Sean Colon, a Brooklyn native, is as unique with his personal style as he is in his work as a photographer. Always ahead of the curve, his fashion sense and professional life are influenced by the culture and design of steampunk.
Steampunk, if you don’t know, is influenced by the literature and design of the Victorian era and industrial revolution. As a design concept it started to gain awareness in the late 1980s, early 90s personified by the fashion icon Karl Lagerfeld.
Sean was originally attracted to the movement in 2003 influenced by the Victorian era sci-fi film, “The League of Extraordinary Gentlemen.” From there on Sean became increasingly interested in the culture including listening to bands that were influenced in both their musical and personal style by the steampunk movement. He surfed the web searching for sources carrying the clothes and accessories. At first available only on-line, in the past year two St. Marks Place stores Trash and Vaudeville and Gothic Renaissance started carrying steam punk lines. “It’s starting to get a little easier to find things but most people make their own costumes,” Sean notes. “Those tend to be the best costumes because they put their own time and imagination into it. It’s not mass produced so its always going to be one-of-a-kind.”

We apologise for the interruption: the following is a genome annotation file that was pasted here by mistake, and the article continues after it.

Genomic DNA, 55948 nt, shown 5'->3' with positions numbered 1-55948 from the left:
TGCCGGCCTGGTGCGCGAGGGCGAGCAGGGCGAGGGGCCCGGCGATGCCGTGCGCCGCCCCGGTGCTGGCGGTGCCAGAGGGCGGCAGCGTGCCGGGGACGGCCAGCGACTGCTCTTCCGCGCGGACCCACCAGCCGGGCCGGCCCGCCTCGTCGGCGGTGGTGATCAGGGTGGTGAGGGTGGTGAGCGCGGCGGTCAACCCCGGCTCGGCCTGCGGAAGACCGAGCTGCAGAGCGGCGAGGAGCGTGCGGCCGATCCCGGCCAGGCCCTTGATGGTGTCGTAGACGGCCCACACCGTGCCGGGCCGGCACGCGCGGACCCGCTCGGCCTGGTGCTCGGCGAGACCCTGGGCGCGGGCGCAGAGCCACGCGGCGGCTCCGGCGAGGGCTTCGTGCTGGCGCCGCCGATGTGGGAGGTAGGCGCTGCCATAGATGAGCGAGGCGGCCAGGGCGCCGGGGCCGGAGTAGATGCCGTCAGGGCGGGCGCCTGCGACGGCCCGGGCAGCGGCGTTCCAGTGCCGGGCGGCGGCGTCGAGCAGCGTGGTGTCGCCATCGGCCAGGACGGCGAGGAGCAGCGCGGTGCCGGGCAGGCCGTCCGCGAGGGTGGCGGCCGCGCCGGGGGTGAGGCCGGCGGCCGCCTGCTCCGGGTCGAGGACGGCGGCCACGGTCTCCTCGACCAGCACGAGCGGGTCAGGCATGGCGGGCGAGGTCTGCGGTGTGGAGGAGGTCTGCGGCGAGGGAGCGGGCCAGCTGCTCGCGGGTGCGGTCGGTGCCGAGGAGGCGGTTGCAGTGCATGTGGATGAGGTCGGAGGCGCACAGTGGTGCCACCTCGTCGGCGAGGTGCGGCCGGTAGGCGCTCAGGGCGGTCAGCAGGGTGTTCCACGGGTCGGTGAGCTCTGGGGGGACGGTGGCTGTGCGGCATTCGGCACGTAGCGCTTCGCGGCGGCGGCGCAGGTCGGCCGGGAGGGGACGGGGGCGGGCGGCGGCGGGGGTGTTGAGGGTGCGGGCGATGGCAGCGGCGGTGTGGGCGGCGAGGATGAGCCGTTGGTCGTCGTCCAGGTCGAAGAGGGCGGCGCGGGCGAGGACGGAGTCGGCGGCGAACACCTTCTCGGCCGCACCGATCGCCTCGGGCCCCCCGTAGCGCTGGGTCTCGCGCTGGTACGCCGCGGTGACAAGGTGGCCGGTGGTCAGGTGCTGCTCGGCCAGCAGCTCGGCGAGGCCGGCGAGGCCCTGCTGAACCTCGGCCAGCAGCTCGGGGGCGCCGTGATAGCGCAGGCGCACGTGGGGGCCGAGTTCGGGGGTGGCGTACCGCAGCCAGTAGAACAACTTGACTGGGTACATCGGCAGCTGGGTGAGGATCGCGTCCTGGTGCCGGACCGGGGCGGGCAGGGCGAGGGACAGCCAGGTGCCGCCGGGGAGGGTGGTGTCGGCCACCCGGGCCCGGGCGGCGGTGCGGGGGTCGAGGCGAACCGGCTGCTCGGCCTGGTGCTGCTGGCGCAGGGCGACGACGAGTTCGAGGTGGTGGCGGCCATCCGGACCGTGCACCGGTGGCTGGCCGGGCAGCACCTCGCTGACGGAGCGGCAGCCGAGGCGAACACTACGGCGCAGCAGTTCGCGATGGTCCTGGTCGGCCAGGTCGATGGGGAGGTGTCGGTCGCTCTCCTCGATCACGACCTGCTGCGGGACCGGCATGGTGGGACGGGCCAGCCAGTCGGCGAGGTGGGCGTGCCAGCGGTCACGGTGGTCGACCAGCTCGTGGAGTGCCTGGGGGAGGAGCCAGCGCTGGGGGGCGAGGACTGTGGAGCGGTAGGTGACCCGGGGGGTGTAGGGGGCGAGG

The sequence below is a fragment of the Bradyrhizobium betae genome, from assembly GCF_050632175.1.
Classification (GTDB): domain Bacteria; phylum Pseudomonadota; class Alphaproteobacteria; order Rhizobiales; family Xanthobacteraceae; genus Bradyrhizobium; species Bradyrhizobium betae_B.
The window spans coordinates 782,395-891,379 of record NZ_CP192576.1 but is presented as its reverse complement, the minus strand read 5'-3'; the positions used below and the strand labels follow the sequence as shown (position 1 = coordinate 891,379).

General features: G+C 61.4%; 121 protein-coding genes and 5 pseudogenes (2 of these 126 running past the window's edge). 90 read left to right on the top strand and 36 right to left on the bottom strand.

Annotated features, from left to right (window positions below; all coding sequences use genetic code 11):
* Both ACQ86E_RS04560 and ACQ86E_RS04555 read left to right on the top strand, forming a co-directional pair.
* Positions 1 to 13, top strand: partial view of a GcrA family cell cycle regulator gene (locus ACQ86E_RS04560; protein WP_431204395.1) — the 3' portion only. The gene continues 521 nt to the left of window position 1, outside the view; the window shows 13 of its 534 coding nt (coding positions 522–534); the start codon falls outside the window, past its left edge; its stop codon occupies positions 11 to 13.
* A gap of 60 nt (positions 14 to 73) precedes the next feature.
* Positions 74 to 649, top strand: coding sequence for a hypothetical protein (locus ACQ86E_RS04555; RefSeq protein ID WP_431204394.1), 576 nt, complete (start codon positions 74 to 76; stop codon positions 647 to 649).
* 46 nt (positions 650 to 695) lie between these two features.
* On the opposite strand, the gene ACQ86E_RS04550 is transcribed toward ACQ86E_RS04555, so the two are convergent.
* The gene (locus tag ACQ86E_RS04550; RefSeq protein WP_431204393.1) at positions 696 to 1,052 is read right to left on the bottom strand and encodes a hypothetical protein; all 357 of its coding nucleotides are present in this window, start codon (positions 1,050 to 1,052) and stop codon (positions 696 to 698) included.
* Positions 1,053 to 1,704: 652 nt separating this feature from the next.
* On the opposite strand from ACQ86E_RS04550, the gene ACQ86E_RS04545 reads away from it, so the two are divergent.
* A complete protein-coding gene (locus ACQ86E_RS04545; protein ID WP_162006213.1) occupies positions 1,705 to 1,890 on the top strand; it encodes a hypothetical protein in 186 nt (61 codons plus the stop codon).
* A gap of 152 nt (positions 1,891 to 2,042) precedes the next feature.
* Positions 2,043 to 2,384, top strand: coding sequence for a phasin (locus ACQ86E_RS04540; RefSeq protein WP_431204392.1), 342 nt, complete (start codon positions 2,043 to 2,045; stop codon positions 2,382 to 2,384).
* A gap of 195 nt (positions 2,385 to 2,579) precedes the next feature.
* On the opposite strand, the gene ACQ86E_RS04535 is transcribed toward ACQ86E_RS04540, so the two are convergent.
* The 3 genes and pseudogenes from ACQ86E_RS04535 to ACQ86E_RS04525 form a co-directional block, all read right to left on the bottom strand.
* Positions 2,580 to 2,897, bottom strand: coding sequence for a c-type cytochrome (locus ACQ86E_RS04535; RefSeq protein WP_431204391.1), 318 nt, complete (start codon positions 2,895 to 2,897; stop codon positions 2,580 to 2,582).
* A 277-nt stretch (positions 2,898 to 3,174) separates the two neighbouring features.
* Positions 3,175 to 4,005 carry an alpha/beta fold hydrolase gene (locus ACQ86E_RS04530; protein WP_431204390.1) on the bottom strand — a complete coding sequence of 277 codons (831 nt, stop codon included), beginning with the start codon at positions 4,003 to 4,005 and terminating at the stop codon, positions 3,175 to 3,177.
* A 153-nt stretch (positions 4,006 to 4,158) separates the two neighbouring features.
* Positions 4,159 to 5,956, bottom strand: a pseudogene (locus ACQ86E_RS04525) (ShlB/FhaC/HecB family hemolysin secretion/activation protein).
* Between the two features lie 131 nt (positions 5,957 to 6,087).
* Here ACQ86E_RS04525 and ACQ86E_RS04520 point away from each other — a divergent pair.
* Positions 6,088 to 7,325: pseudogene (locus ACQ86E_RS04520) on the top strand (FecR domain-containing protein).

Sean tries to take what he buys and add his own pieces such as the “madhatter” by La China Loca. Sean’s look is certainly unique, evoking extremes of opinion. Personally I think it’s sensational!
This non-conformist style extends to Sean’s work as a photographer, “either people like it or they don’t.” Much of his work is “other worldly” which he creates by using false color infrared technique. His Coney Island series uses this technique to capture its “side show” character. Unlike others who consider Coney Island in its present state as an eyesore, Sean sees it differently. “I wanted people to see it as I do. I wanted to bring beauty to the emptiness through my images.” The final outcome of Coney Island remains unknown as various buyers buy and sell the property. The Boardwalk has been rejuvenated while the rest of this Brooklyn icon remains largely vacant and run down.
Sean encourages others to take photographs. “When you use a lens you view things in greater detail than you do with your own eyes. You start to see the world differently.”
Check out Sean Colon’s flicker page. His new blog gives detailed information about his images. It’s a work –in-progress so check back often for updates.